Advanced analytics-driven Service Management is a critical ‘must have’ for virtualised world
The virtualised service world of SDN and NFV will be a catalyst for service innovation, including service mashups, service blending and more as operators try to provide innovative services anytime, anywhere and across any device.
In the world of SDN and NFV, balancing customer experience with resource optimisation will be crucial as operators focus on providing a consistent, unified user experience across multiple devices, networks and customer touch points. Whether it’s virtual network or physical services, QoS will ultimately be the key differentiator, says Ari Banerjee, senior director of Strategy, NetCracker.
In order for operators to execute blended service models successfully, a predictive analytics driven approach to service management, including network resource management and end-to-end service management with an eye towards the customer experience, will be essential.
Enabling Innovative Services
While most of the conversation around this topic has centered on service orchestration, we tend to overlook the pivotal role that predictive analytics will play in the context of end-to-end service management. Next-generation service management platforms need to borrow principles of self-organising networks (SON) and feature self-healing capabilities to proactively take care of device constraints or provisioning issues based on service quality before the issues impact the customer experience.
The dynamism of a next-generation hybrid virtualised service world demands self-monitoring for anomalous events in the network and the ability to diagnose and fix those issues dynamically. This enables load balancing and optimises network resources as well, which provides economic benefits to service providers.
Next-generation service management platforms must be driven by predictive analytics to arm service providers with the ability to monitor and track real-time changes to the network on a per-application and per-subscriber level while pre-empting service degradation by constantly monitoring, measuring and maintaining service metrics in real time. An embedded predictive analytics layer should conduct ‘what if’ analysis and forecast demand, workload allocation and assign probability to future events and trigger pre-emptive actions. For example, if a Virtual Network Function (VNF) is exceeding design capacity, at what point should the VNF instance be scaled up? Or during periods of network congestion, when should the VNF move to a different data center and traffic be rerouted? Or when the cost of capacity delivery goes above a predefined threshold, at what point should VNFs be allocated to a lower cost solution?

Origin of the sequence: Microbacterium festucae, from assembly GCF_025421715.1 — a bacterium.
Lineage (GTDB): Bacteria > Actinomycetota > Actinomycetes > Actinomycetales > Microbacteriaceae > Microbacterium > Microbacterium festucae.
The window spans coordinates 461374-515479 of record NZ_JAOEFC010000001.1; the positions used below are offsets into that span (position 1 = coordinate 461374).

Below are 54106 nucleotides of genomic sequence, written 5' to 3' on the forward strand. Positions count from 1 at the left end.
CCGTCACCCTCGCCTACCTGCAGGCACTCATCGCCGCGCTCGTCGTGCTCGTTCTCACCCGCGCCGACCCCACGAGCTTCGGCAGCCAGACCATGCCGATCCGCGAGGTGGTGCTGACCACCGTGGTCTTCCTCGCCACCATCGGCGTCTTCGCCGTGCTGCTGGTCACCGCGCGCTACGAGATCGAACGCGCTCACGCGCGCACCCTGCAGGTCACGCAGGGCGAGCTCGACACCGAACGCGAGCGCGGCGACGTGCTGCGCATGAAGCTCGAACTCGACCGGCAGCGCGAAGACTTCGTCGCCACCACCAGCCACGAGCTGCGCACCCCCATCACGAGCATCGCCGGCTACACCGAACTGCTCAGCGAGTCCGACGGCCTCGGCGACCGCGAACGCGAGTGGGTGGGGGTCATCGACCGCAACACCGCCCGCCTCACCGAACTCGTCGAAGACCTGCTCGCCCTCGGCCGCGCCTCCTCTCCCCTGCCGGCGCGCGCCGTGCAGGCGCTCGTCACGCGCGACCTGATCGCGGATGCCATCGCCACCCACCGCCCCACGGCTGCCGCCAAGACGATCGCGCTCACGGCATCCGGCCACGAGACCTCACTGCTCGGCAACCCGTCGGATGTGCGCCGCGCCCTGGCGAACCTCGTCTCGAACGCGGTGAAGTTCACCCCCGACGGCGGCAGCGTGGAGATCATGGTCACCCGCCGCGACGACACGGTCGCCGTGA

Operators also want to understand where to instantiate VNFs based on business metrics, such as operating margin, server cost or energy efficiency. In the dynamic world of virtualisation, operators will have no choice but to use big data and predictive analytics to collect and correlate the business metrics needed to drive decisions with regard to where to instantiate/move VNFs within the NFV infrastructure.
For enterprise customers, when there is a need for more bandwidth to maintain SLA levels or QoE KPIs, predictive analytics will work closely with fulfillment and assurance systems to provide that information to fulfillment platforms on a pre-emptive basis. This way, additional virtual machines can be provisioned on the fly or the initial virtual machine can be moved to a higher capacity server or to one that is less weighed down by other applications.
As NFV is adopted into mainstream production, Virtual Machines (VMs) and VNF instances will start growing exponentially, making the management of such instances increasingly complex. The role of predictive analytics in the context of holistic service management will become mission critical as the need to visualise and measure the performance of a complex and heterogeneous architecture spreads across multiple domains.
The author of this blog is Ari Banerjee, senior director of Strategy, NetCracker.
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